Tag Archives: Leonardo DiCaprio

Django Unchained

Quentin Tarantino’s latest is another film indebted to earlier pulp fictions, this time the spaghetti western.  As with much of his work, it has moments of brilliance, is very entertaining in large parts, but is too long and let down by its creator’s self-indulgence.

The film would be vastly improved by cropping its running time by a good twenty minutes or so.  There are only a couple of scenes I’d dump completely (which I’ll come to in a minute) but almost every one could easily be trimmed.  Unfortunately Tarantino seems to have difficulty in killing his babies (Inglourious Basterds suffered from the same problem), and at this point, nobody is going to make him.

Django has been controversial for its copious use of what is referred to, in respectable company, as the n-word; I had no objections to it in context, but then being white and British I suppose it doesn’t carry the same kind of baggage for me.  Nor was I concerned about the violence, of which there are two kinds: the violence perpetrated on slaves by sadistic whites, and the OTT blood bath of the climax.  To be fair to Tarantino, scenes showing the first variety are played straight; one could argue they are exploitative, in that they engage our sympathies and set us up to relish the cathartic slaughter at the end, but I think the director was honestly trying to be responsible in their depiction – and may have been deliberately using the film to educate his audience (through, for example, the lecture on phrenology given by Leonardo DiCaprio’s character).  This could conceivably be the first time some viewers will have seen this period of history depicted in such a manner; if that leads them to investigate this particular noxious facet of America’s past, then that’s surely a good thing.

Tarantino’s determination to be seen to be on the side of the angels is also, I suspect, the motivation for one of the scenes I’d happily cut; a comedy sequence showing an inept troupe of Ku Klux Klansmen struggling to see out of their hoods.  It’s funny, and mocking the KKK is generally worth doing, but it adds nothing to the story and would work better as a DVD extra.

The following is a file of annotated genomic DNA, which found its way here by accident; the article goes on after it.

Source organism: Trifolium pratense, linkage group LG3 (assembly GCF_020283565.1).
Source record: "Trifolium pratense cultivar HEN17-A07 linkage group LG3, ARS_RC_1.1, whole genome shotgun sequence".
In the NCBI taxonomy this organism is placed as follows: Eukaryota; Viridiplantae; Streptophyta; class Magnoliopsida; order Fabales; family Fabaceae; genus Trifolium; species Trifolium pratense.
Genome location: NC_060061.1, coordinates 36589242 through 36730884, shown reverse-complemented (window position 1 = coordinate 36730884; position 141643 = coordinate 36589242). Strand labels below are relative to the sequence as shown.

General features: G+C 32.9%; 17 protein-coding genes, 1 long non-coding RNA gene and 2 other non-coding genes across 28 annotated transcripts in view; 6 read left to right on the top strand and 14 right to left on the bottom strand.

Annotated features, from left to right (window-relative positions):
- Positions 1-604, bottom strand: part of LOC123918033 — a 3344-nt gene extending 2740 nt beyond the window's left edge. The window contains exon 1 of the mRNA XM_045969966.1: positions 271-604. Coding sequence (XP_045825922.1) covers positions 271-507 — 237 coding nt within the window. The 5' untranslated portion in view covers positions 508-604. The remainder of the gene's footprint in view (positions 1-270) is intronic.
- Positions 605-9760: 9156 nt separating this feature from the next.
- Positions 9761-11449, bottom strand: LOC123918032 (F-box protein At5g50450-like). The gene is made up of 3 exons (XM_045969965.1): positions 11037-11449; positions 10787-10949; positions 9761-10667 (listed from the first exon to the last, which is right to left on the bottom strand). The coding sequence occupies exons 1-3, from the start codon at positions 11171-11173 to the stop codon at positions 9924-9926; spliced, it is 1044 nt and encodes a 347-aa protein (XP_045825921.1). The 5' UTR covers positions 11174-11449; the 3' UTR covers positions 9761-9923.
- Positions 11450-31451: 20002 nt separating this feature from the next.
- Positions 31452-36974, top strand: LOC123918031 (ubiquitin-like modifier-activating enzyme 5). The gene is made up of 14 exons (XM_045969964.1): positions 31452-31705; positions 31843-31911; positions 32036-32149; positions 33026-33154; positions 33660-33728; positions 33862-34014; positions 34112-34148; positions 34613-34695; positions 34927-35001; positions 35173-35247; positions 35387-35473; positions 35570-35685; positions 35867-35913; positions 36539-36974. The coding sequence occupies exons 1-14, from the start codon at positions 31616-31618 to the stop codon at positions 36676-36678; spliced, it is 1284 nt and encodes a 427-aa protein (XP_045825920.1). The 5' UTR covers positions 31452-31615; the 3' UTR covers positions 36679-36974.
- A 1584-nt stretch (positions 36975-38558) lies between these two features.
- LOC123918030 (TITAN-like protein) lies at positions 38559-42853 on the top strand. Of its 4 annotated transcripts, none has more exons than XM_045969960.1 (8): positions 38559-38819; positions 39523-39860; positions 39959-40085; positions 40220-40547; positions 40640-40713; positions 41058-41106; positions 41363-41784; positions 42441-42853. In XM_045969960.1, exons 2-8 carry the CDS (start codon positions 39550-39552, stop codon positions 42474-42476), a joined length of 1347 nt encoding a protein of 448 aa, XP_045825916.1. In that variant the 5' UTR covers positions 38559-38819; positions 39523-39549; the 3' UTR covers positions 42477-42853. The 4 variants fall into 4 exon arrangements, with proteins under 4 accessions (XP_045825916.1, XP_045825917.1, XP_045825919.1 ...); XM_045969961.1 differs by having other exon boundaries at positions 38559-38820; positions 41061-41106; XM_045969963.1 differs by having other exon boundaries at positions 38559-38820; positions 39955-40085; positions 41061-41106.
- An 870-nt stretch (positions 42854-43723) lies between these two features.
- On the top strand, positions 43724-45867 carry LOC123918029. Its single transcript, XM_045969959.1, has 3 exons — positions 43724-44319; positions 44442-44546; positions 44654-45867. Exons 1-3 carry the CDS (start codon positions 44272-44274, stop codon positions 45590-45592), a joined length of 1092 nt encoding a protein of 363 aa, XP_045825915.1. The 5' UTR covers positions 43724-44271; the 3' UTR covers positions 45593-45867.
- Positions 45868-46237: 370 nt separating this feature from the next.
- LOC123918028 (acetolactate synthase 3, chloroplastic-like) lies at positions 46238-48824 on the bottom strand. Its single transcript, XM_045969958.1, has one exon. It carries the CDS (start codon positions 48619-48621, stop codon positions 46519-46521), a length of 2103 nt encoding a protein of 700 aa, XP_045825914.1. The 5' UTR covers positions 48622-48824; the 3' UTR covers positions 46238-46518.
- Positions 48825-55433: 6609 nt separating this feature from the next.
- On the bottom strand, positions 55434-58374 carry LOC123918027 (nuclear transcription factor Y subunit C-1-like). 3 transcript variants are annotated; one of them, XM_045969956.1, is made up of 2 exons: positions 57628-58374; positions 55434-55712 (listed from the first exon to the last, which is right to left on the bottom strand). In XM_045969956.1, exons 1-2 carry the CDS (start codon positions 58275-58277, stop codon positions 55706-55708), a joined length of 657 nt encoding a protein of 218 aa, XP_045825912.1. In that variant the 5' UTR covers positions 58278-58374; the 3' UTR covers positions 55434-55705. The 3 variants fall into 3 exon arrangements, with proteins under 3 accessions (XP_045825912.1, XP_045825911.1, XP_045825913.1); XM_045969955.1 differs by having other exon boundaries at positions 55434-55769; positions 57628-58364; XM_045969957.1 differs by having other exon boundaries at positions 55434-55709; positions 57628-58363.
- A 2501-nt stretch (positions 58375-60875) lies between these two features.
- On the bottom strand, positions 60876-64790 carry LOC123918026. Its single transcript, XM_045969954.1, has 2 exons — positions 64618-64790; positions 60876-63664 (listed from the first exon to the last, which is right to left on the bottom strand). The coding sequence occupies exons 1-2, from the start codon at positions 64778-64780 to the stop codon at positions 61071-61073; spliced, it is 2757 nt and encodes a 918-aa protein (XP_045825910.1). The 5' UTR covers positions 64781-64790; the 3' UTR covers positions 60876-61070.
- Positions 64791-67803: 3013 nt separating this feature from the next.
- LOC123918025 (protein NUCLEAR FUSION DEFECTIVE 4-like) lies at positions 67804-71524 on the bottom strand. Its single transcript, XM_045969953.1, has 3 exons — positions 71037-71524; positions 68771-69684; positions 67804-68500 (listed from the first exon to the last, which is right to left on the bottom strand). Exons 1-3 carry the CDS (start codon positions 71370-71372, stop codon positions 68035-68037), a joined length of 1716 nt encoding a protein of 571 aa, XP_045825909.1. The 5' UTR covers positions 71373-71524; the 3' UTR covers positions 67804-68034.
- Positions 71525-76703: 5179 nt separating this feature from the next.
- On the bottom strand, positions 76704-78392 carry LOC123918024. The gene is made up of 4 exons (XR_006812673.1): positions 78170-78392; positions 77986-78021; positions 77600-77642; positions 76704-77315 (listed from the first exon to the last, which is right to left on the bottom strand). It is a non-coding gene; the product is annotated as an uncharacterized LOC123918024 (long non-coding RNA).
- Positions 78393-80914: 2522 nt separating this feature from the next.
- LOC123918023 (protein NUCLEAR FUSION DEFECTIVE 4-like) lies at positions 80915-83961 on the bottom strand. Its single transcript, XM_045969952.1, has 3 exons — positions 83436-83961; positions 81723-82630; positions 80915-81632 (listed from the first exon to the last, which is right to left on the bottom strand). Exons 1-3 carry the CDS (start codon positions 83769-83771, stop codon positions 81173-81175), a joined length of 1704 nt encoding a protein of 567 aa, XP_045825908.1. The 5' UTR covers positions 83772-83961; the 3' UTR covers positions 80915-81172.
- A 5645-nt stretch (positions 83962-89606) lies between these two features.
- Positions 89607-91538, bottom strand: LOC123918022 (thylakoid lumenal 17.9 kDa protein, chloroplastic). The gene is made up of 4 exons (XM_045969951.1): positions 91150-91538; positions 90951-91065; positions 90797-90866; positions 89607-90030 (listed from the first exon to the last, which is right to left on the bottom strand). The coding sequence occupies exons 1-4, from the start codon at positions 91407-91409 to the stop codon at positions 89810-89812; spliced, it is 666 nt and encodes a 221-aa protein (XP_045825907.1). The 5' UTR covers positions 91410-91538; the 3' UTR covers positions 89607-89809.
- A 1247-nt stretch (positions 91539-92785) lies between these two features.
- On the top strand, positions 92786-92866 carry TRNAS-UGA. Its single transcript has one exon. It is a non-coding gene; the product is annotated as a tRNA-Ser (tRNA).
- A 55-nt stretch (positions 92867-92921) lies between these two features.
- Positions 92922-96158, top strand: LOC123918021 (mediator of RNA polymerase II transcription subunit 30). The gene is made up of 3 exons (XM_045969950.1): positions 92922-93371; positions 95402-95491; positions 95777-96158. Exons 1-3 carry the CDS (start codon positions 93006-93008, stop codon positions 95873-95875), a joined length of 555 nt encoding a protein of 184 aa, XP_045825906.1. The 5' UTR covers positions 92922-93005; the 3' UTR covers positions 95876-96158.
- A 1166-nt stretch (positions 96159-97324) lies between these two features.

The other scene that needs particular trimming comes late in the movie, and features Tarantino himself in an extended cameo.  Nobody really sees Tarantino as a great actor, and while it’s not his worst performance, it’s a major distraction that takes you out of the film – which was starting to try my patience at that point anyway.  He’s also doing an accent (get you, Meryl Streep, I thought).  Possibly this has allowed him to cross ‘work with John Jarrett’ off his bucket list, but I’m afraid that’s not justification enough.  Let’s give credit where it’s due, though: Eli Roth isn’t in it.

What’s great about the film is Christoph Waltz as Dr King Schultz, the German bounty hunter who frees, then befriends the slave Django (Jamie Foxx).  In fact, I found Waltz’s character arc more interesting than that of Django himself.  The title character, initially barely literate, is introduced to the idea of role playing by Schultz, and takes to it with surprising ease; he is also the one who pushes Schultz to face the fact that his own profession has uncomfortable similarities to the slave trade he despises.  The film suffers when Waltz is off screen for too long, another reason why the last half hour drags.  I also enjoyed Leonardo DiCaprio as the repellent plantation owner Calvin Candie, though it’s a big performance that threatens to smother some of the more serious elements.

But the man who by rights would be collecting an Oscar is Samuel L Jackson, whose work as Stephen, Calvin’s house nigger, is simply extraordinary.  Stephen is a vile character, the worst kind of collaborator, who shifts from obsequious slave to paternal mentor to DiCaprio. He made my skin crawl like few other characters in recent cinema.

Is the film it worth seeing?  Well, for all its flaws, it has vividly stayed with me, so I would have to say yes.  As a movie about slavery, many may find it exploitative and tasteless – but I’d far rather see Tarantino’s slavery movie than another asinine tale of nice white folk curing America of racism (yes, The Help, I mean you).  You can’t think of any other American director who could have made this film – you’d struggle to think of any who would dare even try.

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